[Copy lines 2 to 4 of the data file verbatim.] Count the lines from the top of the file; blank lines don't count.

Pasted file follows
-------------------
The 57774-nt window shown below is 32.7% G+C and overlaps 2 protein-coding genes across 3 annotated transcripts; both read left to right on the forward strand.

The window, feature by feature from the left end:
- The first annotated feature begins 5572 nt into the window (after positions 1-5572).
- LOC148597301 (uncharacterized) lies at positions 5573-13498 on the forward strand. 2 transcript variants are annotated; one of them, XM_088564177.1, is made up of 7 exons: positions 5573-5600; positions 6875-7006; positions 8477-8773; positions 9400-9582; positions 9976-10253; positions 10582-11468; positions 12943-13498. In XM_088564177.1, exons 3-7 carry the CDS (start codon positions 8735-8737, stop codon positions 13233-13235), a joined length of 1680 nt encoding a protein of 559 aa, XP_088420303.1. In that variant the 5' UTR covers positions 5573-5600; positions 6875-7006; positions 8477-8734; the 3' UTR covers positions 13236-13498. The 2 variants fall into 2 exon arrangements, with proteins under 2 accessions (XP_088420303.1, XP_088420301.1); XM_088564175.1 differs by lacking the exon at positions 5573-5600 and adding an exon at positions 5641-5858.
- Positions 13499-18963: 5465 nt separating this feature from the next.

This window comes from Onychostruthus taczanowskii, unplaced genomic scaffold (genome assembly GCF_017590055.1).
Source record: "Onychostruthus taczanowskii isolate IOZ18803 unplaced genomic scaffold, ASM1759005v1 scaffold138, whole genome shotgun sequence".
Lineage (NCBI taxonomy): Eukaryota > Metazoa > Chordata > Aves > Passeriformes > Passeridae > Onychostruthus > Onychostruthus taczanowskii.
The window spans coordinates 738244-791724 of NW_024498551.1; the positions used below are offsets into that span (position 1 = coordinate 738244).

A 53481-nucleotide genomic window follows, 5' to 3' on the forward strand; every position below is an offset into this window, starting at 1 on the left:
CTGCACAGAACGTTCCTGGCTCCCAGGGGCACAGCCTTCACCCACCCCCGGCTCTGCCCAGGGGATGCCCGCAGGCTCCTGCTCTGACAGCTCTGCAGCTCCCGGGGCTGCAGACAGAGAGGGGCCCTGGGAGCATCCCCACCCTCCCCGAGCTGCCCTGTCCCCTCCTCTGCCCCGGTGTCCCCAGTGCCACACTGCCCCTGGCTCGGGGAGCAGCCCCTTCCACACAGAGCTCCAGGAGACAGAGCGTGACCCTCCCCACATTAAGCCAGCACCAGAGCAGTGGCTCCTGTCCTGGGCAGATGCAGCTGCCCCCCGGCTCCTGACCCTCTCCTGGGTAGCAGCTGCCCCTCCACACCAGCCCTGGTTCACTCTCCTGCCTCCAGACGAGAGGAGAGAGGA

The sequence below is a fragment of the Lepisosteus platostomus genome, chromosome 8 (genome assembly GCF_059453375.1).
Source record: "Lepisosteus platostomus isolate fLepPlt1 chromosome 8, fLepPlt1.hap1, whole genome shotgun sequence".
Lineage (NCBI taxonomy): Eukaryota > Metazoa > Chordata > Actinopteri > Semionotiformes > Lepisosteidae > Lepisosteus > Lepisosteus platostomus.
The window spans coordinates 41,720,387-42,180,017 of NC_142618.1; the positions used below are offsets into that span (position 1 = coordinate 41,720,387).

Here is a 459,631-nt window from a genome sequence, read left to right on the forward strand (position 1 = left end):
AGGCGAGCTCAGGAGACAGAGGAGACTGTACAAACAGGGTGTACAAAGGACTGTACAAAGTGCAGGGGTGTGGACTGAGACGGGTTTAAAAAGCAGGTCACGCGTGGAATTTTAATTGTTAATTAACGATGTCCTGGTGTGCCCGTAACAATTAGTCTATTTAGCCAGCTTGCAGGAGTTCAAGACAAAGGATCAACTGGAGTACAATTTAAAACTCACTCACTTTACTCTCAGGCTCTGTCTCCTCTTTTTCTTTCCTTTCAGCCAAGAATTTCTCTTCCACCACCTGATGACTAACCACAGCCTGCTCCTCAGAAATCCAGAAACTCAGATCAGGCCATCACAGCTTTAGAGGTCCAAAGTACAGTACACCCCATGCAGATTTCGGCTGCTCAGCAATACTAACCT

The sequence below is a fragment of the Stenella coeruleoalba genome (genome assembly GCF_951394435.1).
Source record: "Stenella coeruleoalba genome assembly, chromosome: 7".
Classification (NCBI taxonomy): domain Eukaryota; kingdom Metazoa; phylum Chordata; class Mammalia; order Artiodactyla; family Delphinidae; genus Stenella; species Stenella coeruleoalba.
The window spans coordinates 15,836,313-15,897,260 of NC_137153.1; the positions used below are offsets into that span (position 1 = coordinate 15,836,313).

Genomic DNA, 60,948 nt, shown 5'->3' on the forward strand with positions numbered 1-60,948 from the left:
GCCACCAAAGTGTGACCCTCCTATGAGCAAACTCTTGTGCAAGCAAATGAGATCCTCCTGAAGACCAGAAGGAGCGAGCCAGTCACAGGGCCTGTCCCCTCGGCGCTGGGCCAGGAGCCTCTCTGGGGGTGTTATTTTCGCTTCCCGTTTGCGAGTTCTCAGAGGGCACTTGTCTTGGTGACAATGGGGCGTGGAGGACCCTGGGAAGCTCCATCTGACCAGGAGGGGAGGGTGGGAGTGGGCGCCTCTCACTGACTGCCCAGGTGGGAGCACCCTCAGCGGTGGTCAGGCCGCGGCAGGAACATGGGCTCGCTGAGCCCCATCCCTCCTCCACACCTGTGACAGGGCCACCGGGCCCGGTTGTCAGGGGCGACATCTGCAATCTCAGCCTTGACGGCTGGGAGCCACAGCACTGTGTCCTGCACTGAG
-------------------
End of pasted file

The window, feature by feature from the left end:
- The first annotated feature begins 5572 nt into the window (after positions 1-5572).
- LOC148597301 (uncharacterized) lies at positions 5573-13498 on the forward strand. 2 transcript variants are annotated; one of them, XM_088564177.1, is made up of 7 exons: positions 5573-5600; positions 6875-7006; positions 8477-8773; positions 9400-9582; positions 9976-10253; positions 10582-11468; positions 12943-13498. In XM_088564177.1, exons 3-7 carry the CDS (start codon positions 8735-8737, stop codon positions 13233-13235), a joined length of 1680 nt encoding a protein of 559 aa, XP_088420303.1. In that variant the 5' UTR covers positions 5573-5600; positions 6875-7006; positions 8477-8734; the 3' UTR covers positions 13236-13498. The 2 variants fall into 2 exon arrangements, with proteins under 2 accessions (XP_088420303.1, XP_088420301.1); XM_088564175.1 differs by lacking the exon at positions 5573-5600 and adding an exon at positions 5641-5858.